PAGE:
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"Tad could hear the coathangers jingling softly, talking about Daddy in their coathanger language...",
This review is from: Cujo (Paperback)
CUJO is the famous story of the huge great St.Bernard dog, who having contracted rabies from some poorly bats who bit his nose, lays siege to Donna and Tad Trenton in their broken down car. The story is simple, but King develops his characters well, and the supporting cast get full histories, outlooks and characterisations. Donna and Vic Trenton are married but in trouble - Vic has work problems and Donna has just ended a messy affair, which the other party gleefully informs Vic about. Tad, their four year old son, is scared of monsters in his closet, and isn't happy about Daddy having to go away on a business trip. Their car, a knackered old Pinto, is giving up the ghost and in dire need of some tinkering. Old Joe Camber lives on the outskirts of Castle Rock; he's a cheap but reliable mechanic. His wife is scared of him, and when she unexpectedly wins a packet on the lottery she takes her son on a little family interstate trip. Joe is left alone with his drunken pervert friend Gary from next door, and his sons huge dog Cujo to keep him company. Events conspire to that final simple occurrence; Donna and Tad trapped in a dead Pinto, outside Joe's garage while a disoriented, pained and very confused dog is getting very angry at everything.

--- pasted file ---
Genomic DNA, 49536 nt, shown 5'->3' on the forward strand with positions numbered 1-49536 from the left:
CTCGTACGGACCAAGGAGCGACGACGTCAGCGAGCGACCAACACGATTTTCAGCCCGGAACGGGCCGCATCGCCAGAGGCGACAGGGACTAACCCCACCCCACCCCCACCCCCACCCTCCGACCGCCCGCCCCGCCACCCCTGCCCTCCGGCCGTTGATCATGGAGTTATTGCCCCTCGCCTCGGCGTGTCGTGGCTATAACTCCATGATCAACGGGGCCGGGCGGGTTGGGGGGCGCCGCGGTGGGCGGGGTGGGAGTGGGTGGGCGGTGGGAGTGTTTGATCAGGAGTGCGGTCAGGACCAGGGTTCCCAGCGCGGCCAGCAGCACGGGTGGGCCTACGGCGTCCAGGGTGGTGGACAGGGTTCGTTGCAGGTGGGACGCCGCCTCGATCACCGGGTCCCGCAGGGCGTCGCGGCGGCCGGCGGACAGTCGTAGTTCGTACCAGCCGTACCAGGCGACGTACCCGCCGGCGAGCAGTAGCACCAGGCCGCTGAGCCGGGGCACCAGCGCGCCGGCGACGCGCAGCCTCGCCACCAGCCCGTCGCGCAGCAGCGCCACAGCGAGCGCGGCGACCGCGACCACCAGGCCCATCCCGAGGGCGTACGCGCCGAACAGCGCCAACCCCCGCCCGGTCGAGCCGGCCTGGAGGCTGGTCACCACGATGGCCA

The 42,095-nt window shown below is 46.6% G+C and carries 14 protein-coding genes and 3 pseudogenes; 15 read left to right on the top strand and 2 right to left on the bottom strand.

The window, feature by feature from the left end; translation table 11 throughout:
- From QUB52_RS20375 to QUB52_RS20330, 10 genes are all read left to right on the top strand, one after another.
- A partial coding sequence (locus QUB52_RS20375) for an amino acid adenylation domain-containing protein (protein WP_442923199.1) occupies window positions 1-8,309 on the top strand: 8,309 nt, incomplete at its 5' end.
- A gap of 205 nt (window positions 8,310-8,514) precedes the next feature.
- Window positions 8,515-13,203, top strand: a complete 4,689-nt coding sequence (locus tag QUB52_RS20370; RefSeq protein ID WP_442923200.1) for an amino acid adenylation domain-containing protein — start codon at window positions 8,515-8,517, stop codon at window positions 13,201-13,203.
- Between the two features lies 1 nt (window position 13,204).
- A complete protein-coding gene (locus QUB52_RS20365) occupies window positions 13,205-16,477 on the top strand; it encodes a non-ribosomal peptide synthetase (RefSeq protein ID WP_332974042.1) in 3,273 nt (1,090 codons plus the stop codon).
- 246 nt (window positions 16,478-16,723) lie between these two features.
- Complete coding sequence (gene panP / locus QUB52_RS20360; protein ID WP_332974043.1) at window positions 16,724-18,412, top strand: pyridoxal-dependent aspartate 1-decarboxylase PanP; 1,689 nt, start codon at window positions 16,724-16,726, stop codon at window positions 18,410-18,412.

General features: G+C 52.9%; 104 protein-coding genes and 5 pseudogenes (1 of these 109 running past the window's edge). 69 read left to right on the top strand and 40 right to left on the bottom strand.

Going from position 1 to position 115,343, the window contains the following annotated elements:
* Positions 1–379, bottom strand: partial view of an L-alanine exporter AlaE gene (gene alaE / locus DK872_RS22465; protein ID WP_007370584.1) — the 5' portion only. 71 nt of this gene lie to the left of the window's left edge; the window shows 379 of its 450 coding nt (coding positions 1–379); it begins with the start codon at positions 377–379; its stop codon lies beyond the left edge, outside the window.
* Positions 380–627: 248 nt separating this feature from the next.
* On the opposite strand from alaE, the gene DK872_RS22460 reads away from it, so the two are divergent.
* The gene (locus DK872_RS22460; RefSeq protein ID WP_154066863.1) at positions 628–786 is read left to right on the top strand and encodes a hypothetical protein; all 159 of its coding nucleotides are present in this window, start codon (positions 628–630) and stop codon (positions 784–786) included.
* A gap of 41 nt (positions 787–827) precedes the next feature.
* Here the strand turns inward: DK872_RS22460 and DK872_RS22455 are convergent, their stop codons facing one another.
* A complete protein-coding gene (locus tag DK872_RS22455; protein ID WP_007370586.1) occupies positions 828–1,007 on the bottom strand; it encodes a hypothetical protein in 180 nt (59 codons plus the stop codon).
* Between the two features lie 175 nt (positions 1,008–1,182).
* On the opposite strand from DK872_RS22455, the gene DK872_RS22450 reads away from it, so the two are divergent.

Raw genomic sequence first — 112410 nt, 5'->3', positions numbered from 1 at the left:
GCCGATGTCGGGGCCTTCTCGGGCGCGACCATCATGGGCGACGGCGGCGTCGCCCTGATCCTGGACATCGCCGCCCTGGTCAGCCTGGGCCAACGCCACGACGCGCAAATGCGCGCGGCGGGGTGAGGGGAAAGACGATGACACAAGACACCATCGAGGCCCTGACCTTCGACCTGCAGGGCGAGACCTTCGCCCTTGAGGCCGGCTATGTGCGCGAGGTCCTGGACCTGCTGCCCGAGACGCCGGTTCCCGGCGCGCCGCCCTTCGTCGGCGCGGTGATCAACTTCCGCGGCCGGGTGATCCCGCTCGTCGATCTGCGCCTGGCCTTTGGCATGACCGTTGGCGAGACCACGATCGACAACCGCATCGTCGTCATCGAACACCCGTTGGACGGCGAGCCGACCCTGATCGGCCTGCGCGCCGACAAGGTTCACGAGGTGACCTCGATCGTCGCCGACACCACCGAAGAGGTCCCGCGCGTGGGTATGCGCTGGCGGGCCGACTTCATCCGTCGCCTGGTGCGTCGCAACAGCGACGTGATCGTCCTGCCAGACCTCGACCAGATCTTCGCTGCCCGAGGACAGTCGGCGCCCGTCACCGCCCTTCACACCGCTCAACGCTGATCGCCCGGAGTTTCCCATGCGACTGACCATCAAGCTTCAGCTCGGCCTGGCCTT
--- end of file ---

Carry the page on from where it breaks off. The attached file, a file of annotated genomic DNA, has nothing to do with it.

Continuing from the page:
Its not just the human characters that King draws well but Cujo himself is painted in a very sympathetic manner; before the disease Cujo is a big loveable furry heap of a dog, a huge gentle giant, but illness makes him hurt, makes his head pound, makes him confused. Cujo is not the villain here, the villain is rabies, and the villain is fate; the day-to-day living with the card you were dealt, and how twists and turns of fate can affect many others inextricably linked with your destiny.
Alledgedly King wrote most of this book while off his face on various hard drugs and booze but while it does wander a bit, its still a fairly grounded piece of Castle Rock mythology, and occasionally the writing shines. I loved a little line, early on, when Vic is checking in Tad's closet for monsters and "Tad could hear the coathangers jingling softly, talking about Daddy in their coathanger language." I think that's great. I never really considered reading CUJO a while ago, much like I still don't really fancy SALEM'S LOT or CHRISTINE, but CUJO turned out to be read ahead of some other choices simply because it was small enough to fit into my pocket to read on the way to the hospital to see my dying father. Its quite a tight book, smaller than Kings usual behemoths, and really engaging, especially in the last third. I also enjoyed just the Castle Rock people - the mailman, the serial killer from last decade, the old woman who can predict the weather - and the atmosphere; I'm hugely interested in reading more of the Castle Rock chronicles, preferably when its out of season.